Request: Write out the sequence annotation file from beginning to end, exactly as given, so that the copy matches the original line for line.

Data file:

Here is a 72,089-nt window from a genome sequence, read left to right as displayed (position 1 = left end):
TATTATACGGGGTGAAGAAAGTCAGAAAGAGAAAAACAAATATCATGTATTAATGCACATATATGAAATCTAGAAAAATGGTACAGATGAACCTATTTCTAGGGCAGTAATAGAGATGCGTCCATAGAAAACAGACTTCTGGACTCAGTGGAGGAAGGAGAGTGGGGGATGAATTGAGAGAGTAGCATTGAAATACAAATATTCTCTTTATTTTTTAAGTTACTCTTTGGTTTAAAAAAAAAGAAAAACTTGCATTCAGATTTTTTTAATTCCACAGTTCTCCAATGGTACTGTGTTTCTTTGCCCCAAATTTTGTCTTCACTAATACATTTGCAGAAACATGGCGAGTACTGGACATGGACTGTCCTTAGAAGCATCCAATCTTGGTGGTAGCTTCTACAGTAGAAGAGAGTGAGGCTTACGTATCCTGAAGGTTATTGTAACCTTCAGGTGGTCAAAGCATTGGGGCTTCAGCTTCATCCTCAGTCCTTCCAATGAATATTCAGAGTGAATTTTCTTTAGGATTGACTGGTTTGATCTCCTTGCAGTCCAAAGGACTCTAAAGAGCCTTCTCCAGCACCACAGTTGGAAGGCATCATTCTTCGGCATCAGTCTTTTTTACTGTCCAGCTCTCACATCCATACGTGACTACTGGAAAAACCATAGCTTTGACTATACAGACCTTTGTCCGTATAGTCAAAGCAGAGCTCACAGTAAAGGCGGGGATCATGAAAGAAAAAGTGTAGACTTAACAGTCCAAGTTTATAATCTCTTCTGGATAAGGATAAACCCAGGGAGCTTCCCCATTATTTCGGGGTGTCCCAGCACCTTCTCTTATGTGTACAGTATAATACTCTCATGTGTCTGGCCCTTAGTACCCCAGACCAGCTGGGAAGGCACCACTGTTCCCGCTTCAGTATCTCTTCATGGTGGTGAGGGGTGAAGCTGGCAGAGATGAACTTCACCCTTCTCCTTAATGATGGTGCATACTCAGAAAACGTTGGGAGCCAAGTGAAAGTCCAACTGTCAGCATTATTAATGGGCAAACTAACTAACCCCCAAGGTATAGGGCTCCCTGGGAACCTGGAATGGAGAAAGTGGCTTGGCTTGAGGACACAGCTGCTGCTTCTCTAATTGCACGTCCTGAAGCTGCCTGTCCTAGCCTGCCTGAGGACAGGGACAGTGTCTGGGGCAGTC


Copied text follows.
Here is a 72,089-nt window from a genome sequence, read left to right as displayed (position 1 = left end):
TATTATACGGGGTGAAGAAAGTCAGAAAGAGAAAAACAAATATCATGTATTAATGCACATATATGAAATCTAGAAAAATGGTACAGATGAACCTATTTCTAGGGCAGTAATAGAGATGCGTCCATAGAAAACAGACTTCTGGACTCAGTGGAGGAAGGAGAGTGGGGGATGAATTGAGAGAGTAGCATTGAAATACAAATATTCTCTTTATTTTTTAAGTTACTCTTTGGTTTAAAAAAAAAGAAAAACTTGCATTCAGATTTTTTTAATTCCACAGTTCTCCAATGGTACTGTGTTTCTTTGCCCCAAATTTTGTCTTCACTAATACATTTGCAGAAACATGGCGAGTACTGGACATGGACTGTCCTTAGAAGCATCCAATCTTGGTGGTAGCTTCTACAGTAGAAGAGAGTGAGGCTTACGTATCCTGAAGGTTATTGTAACCTTCAGGTGGTCAAAGCATTGGGGCTTCAGCTTCATCCTCAGTCCTTCCAATGAATATTCAGAGTGAATTTTCTTTAGGATTGACTGGTTTGATCTCCTTGCAGTCCAAAGGACTCTAAAGAGCCTTCTCCAGCACCACAGTTGGAAGGCATCATTCTTCGGCATCAGTCTTTTTTACTGTCCAGCTCTCACATCCATACGTGACTACTGGAAAAACCATAGCTTTGACTATACAGACCTTTGTCCGTATAGTCAAAGCAGAGCTCACAGTAAAGGCGGGGATCATGAAAGAAAAAGTGTAGACTTAACAGTCCAAGTTTATAATCTCTTCTGGATAAGGATAAACCCAGGGAGCTTCCCCATTATTTCGGGGTGTCCCAGCACCTTCTCTTATGTGTACAGTATAATACTCTCATGTGTCTGGCCCTTAGTACCCCAGACCAGCTGGGAAGGCACCACTGTTCCCGCTTCAGTATCTCTTCATGGTGGTGAGGGGTGAAGCTGGCAGAGATGAACTTCACCCTTCTCCTTAATGATGGTGCATACTCAGAAAACGTTGGGAGCCAAGTGAAAGTCCAACTGTCAGCATTATTAATGGGCAAACTAACTAACCCCCAAGGTATAGGGCTCCCTGGGAACCTGGAATGGAGAAAGTGGCTTGGCTTGAGGACACAGCTGCTGCTTCTCTAATTGCACGTCCTGAAGCTGCCTGTCCTAGCCTGCCTGAGGACAGGGACAGTGTCTGGGGCAGTC